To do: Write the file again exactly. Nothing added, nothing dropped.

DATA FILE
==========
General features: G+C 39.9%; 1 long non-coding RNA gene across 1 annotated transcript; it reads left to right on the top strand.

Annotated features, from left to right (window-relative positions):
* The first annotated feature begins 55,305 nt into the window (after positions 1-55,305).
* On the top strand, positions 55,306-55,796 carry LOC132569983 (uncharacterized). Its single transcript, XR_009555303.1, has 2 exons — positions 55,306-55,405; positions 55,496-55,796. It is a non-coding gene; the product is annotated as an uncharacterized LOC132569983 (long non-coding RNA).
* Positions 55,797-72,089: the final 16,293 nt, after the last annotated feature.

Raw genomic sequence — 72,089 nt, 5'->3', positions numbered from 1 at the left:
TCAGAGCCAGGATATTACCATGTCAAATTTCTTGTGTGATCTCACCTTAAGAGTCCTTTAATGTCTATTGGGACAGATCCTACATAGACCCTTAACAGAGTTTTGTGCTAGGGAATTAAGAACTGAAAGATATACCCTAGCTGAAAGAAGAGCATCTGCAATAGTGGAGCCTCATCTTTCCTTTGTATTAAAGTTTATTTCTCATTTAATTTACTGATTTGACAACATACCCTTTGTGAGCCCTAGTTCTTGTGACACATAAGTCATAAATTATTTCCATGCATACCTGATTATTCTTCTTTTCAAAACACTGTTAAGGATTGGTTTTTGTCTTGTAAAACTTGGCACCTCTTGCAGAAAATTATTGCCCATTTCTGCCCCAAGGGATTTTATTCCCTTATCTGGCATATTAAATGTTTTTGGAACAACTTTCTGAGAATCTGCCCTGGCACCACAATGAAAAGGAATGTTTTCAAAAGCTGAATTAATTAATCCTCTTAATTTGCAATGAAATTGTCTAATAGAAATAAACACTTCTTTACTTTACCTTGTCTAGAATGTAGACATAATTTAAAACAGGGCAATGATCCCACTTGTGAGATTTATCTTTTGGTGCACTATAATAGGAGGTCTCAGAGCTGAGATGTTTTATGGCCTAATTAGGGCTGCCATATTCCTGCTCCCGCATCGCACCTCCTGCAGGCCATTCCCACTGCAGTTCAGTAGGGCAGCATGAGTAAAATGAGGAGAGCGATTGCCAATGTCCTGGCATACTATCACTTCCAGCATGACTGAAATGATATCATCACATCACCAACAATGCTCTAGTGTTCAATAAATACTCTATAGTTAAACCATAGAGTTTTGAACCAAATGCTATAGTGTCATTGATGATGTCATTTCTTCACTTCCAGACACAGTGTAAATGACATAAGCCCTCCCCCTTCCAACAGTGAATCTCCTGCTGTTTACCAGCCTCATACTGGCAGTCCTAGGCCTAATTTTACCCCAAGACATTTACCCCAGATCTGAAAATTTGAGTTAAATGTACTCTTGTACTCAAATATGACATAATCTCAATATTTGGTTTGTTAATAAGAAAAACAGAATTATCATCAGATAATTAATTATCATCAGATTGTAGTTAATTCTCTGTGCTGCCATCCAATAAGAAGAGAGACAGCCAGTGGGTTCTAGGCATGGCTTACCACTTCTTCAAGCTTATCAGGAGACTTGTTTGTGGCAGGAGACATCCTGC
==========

General features: G+C 39.9%; 1 long non-coding RNA gene across 1 annotated transcript; it reads left to right on the top strand.

Annotated features, from left to right (window-relative positions):
* The first annotated feature begins 55,305 nt into the window (after positions 1-55,305).
* On the top strand, positions 55,306-55,796 carry LOC132569983 (uncharacterized). Its single transcript, XR_009555303.1, has 2 exons — positions 55,306-55,405; positions 55,496-55,796. It is a non-coding gene; the product is annotated as an uncharacterized LOC132569983 (long non-coding RNA).
* Positions 55,797-72,089: the final 16,293 nt, after the last annotated feature.

Raw genomic sequence — 72,089 nt, 5'->3', positions numbered from 1 at the left:
TCAGAGCCAGGATATTACCATGTCAAATTTCTTGTGTGATCTCACCTTAAGAGTCCTTTAATGTCTATTGGGACAGATCCTACATAGACCCTTAACAGAGTTTTGTGCTAGGGAATTAAGAACTGAAAGATATACCCTAGCTGAAAGAAGAGCATCTGCAATAGTGGAGCCTCATCTTTCCTTTGTATTAAAGTTTATTTCTCATTTAATTTACTGATTTGACAACATACCCTTTGTGAGCCCTAGTTCTTGTGACACATAAGTCATAAATTATTTCCATGCATACCTGATTATTCTTCTTTTCAAAACACTGTTAAGGATTGGTTTTTGTCTTGTAAAACTTGGCACCTCTTGCAGAAAATTATTGCCCATTTCTGCCCCAAGGGATTTTATTCCCTTATCTGGCATATTAAATGTTTTTGGAACAACTTTCTGAGAATCTGCCCTGGCACCACAATGAAAAGGAATGTTTTCAAAAGCTGAATTAATTAATCCTCTTAATTTGCAATGAAATTGTCTAATAGAAATAAACACTTCTTTACTTTACCTTGTCTAGAATGTAGACATAATTTAAAACAGGGCAATGATCCCACTTGTGAGATTTATCTTTTGGTGCACTATAATAGGAGGTCTCAGAGCTGAGATGTTTTATGGCCTAATTAGGGCTGCCATATTCCTGCTCCCGCATCGCACCTCCTGCAGGCCATTCCCACTGCAGTTCAGTAGGGCAGCATGAGTAAAATGAGGAGAGCGATTGCCAATGTCCTGGCATACTATCACTTCCAGCATGACTGAAATGATATCATCACATCACCAACAATGCTCTAGTGTTCAATAAATACTCTATAGTTAAACCATAGAGTTTTGAACCAAATGCTATAGTGTCATTGATGATGTCATTTCTTCACTTCCAGACACAGTGTAAATGACATAAGCCCTCCCCCTTCCAACAGTGAATCTCCTGCTGTTTACCAGCCTCATACTGGCAGTCCTAGGCCTAATTTTACCCCAAGACATTTACCCCAGATCTGAAAATTTGAGTTAAATGTACTCTTGTACTCAAATATGACATAATCTCAATATTTGGTTTGTTAATAAGAAAAACAGAATTATCATCAGATAATTAATTATCATCAGATTGTAGTTAATTCTCTGTGCTGCCATCCAATAAGAAGAGAGACAGCCAGTGGGTTCTAGGCATGGCTTACCACTTCTTCAAGCTTATCAGGAGACTTGTTTGTGGCAGGAGACATCCTGC